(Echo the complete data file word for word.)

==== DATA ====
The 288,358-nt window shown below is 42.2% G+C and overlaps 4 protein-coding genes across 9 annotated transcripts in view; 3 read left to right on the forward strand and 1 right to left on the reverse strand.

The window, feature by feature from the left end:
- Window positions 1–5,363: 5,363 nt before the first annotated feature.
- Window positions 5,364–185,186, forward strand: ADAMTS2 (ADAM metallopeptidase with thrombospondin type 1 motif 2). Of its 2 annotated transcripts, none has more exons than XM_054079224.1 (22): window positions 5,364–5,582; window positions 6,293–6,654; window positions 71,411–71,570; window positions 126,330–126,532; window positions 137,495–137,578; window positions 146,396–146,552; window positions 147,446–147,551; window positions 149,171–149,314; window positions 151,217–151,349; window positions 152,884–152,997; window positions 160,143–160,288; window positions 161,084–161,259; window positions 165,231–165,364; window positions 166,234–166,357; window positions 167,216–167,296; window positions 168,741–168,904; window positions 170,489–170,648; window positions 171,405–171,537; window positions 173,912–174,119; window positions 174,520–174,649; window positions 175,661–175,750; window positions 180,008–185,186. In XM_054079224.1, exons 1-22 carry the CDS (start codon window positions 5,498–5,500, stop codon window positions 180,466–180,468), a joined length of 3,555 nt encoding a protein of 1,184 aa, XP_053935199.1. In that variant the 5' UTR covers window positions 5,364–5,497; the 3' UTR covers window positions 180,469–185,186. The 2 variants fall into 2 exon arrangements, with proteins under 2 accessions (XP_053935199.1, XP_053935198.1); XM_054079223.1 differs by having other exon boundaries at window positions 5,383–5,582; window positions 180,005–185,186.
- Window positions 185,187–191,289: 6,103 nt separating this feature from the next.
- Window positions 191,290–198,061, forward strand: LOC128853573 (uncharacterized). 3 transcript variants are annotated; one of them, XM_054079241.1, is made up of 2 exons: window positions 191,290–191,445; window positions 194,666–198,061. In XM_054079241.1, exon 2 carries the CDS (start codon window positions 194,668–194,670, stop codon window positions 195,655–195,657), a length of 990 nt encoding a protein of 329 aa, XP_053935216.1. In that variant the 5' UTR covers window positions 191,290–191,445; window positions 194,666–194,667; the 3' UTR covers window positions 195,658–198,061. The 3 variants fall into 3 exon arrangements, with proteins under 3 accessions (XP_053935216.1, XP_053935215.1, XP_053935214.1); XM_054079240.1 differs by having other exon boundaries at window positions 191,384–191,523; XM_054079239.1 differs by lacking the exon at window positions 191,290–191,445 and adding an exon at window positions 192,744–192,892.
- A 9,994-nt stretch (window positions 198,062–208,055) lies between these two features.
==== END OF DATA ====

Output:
The 288,358-nt window shown below is 42.2% G+C and overlaps 4 protein-coding genes across 9 annotated transcripts in view; 3 read left to right on the forward strand and 1 right to left on the reverse strand.

The window, feature by feature from the left end:
- Window positions 1–5,363: 5,363 nt before the first annotated feature.
- Window positions 5,364–185,186, forward strand: ADAMTS2 (ADAM metallopeptidase with thrombospondin type 1 motif 2). Of its 2 annotated transcripts, none has more exons than XM_054079224.1 (22): window positions 5,364–5,582; window positions 6,293–6,654; window positions 71,411–71,570; window positions 126,330–126,532; window positions 137,495–137,578; window positions 146,396–146,552; window positions 147,446–147,551; window positions 149,171–149,314; window positions 151,217–151,349; window positions 152,884–152,997; window positions 160,143–160,288; window positions 161,084–161,259; window positions 165,231–165,364; window positions 166,234–166,357; window positions 167,216–167,296; window positions 168,741–168,904; window positions 170,489–170,648; window positions 171,405–171,537; window positions 173,912–174,119; window positions 174,520–174,649; window positions 175,661–175,750; window positions 180,008–185,186. In XM_054079224.1, exons 1-22 carry the CDS (start codon window positions 5,498–5,500, stop codon window positions 180,466–180,468), a joined length of 3,555 nt encoding a protein of 1,184 aa, XP_053935199.1. In that variant the 5' UTR covers window positions 5,364–5,497; the 3' UTR covers window positions 180,469–185,186. The 2 variants fall into 2 exon arrangements, with proteins under 2 accessions (XP_053935199.1, XP_053935198.1); XM_054079223.1 differs by having other exon boundaries at window positions 5,383–5,582; window positions 180,005–185,186.
- Window positions 185,187–191,289: 6,103 nt separating this feature from the next.
- Window positions 191,290–198,061, forward strand: LOC128853573 (uncharacterized). 3 transcript variants are annotated; one of them, XM_054079241.1, is made up of 2 exons: window positions 191,290–191,445; window positions 194,666–198,061. In XM_054079241.1, exon 2 carries the CDS (start codon window positions 194,668–194,670, stop codon window positions 195,655–195,657), a length of 990 nt encoding a protein of 329 aa, XP_053935216.1. In that variant the 5' UTR covers window positions 191,290–191,445; window positions 194,666–194,667; the 3' UTR covers window positions 195,658–198,061. The 3 variants fall into 3 exon arrangements, with proteins under 3 accessions (XP_053935216.1, XP_053935215.1, XP_053935214.1); XM_054079240.1 differs by having other exon boundaries at window positions 191,384–191,523; XM_054079239.1 differs by lacking the exon at window positions 191,290–191,445 and adding an exon at window positions 192,744–192,892.
- A 9,994-nt stretch (window positions 198,062–208,055) lies between these two features.